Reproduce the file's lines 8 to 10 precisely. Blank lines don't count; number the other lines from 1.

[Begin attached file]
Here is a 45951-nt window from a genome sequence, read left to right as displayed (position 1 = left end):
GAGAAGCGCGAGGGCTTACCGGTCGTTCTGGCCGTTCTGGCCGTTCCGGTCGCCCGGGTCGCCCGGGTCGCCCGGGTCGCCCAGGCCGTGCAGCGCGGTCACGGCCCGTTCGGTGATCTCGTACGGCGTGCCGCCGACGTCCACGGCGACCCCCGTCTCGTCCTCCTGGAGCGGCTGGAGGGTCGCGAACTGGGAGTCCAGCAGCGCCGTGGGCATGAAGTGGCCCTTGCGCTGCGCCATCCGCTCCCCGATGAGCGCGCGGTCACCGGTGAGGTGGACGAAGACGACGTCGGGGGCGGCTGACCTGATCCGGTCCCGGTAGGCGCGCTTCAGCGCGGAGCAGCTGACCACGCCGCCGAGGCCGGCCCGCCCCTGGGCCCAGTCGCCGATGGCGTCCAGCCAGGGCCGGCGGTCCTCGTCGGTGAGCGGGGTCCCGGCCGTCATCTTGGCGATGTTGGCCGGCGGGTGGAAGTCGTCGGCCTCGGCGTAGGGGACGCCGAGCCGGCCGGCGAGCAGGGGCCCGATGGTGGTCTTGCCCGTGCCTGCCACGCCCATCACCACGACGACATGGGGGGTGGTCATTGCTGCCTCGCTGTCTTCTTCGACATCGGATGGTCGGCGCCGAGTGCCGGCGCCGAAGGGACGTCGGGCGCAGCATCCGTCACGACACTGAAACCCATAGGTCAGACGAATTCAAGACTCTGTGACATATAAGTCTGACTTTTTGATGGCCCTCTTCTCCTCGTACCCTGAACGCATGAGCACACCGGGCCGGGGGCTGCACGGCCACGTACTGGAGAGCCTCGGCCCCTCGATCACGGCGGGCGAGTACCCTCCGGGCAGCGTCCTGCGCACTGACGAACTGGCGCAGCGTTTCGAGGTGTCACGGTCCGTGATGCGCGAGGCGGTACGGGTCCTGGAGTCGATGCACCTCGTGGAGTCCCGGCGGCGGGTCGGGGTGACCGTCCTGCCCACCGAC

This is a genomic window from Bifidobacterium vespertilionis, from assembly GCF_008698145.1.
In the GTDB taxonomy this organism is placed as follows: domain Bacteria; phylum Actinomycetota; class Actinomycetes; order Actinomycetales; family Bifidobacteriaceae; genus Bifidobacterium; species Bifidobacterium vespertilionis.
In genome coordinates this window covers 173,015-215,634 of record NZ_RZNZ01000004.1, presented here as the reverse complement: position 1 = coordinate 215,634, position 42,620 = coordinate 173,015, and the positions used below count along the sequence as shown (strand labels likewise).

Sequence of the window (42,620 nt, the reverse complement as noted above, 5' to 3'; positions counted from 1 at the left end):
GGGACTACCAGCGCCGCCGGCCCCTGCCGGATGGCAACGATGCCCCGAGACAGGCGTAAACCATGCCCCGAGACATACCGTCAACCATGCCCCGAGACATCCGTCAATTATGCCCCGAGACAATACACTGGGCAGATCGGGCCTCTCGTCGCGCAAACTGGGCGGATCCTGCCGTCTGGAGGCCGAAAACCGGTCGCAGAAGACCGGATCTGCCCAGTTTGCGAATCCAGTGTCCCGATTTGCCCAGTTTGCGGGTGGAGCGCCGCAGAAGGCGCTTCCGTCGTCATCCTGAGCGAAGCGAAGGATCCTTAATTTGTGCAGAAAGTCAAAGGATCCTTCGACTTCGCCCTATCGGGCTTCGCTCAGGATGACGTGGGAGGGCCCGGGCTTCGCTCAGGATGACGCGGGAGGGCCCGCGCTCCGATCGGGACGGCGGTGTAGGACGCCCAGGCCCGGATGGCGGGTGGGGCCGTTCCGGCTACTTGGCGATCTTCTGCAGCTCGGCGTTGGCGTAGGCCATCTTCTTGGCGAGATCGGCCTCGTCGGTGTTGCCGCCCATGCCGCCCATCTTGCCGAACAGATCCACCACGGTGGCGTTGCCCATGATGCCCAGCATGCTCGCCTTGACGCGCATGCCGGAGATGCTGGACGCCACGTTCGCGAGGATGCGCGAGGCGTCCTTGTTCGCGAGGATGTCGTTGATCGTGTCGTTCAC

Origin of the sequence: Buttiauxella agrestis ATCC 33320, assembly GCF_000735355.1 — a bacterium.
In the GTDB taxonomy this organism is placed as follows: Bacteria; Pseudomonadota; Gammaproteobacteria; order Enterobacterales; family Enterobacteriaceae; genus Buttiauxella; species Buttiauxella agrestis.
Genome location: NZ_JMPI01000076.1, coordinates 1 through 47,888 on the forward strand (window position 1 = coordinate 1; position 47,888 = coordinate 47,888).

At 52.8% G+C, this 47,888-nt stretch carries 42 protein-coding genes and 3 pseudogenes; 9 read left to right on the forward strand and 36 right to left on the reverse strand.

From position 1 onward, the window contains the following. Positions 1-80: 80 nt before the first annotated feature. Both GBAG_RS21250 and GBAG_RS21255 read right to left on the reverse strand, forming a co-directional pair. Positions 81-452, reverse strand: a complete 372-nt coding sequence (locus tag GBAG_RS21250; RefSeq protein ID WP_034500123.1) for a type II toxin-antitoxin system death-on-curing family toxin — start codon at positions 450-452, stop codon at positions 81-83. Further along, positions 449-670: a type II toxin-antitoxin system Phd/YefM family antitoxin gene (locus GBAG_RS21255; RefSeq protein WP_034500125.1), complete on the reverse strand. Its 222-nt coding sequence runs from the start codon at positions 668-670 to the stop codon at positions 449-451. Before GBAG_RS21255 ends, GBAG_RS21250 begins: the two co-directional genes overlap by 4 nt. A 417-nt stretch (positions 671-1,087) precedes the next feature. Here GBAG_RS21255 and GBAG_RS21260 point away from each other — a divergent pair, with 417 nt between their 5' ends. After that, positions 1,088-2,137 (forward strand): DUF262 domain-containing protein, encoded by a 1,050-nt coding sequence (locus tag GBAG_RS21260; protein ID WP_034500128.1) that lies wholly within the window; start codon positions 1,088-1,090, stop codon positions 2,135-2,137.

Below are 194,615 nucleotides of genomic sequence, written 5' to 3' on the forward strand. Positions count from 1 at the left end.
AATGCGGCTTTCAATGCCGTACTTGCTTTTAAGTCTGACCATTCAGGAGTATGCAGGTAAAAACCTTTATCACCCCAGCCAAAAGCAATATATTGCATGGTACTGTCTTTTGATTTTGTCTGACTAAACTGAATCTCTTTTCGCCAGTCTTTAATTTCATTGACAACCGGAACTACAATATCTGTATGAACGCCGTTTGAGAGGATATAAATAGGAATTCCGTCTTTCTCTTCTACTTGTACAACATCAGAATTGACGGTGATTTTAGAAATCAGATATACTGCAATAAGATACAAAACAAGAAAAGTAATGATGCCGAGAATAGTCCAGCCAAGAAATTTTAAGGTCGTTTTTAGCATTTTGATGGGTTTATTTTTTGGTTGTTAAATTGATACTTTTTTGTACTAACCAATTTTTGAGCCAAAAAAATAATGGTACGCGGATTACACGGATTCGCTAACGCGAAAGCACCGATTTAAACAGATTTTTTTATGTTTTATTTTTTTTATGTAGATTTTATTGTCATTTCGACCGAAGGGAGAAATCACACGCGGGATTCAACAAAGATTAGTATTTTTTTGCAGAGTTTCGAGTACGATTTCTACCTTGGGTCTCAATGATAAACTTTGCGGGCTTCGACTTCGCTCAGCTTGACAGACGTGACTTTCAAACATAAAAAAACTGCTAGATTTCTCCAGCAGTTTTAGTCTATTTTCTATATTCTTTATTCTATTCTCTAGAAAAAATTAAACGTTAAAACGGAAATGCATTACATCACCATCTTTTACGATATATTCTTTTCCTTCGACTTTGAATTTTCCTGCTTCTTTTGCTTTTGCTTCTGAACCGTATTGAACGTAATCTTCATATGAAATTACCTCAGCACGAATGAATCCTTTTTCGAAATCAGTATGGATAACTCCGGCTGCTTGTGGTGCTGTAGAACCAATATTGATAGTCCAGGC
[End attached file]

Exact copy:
Origin of the sequence: Buttiauxella agrestis ATCC 33320, assembly GCF_000735355.1 — a bacterium.
In the GTDB taxonomy this organism is placed as follows: Bacteria; Pseudomonadota; Gammaproteobacteria; order Enterobacterales; family Enterobacteriaceae; genus Buttiauxella; species Buttiauxella agrestis.
Genome location: NZ_JMPI01000076.1, coordinates 1 through 47,888 on the forward strand (window position 1 = coordinate 1; position 47,888 = coordinate 47,888).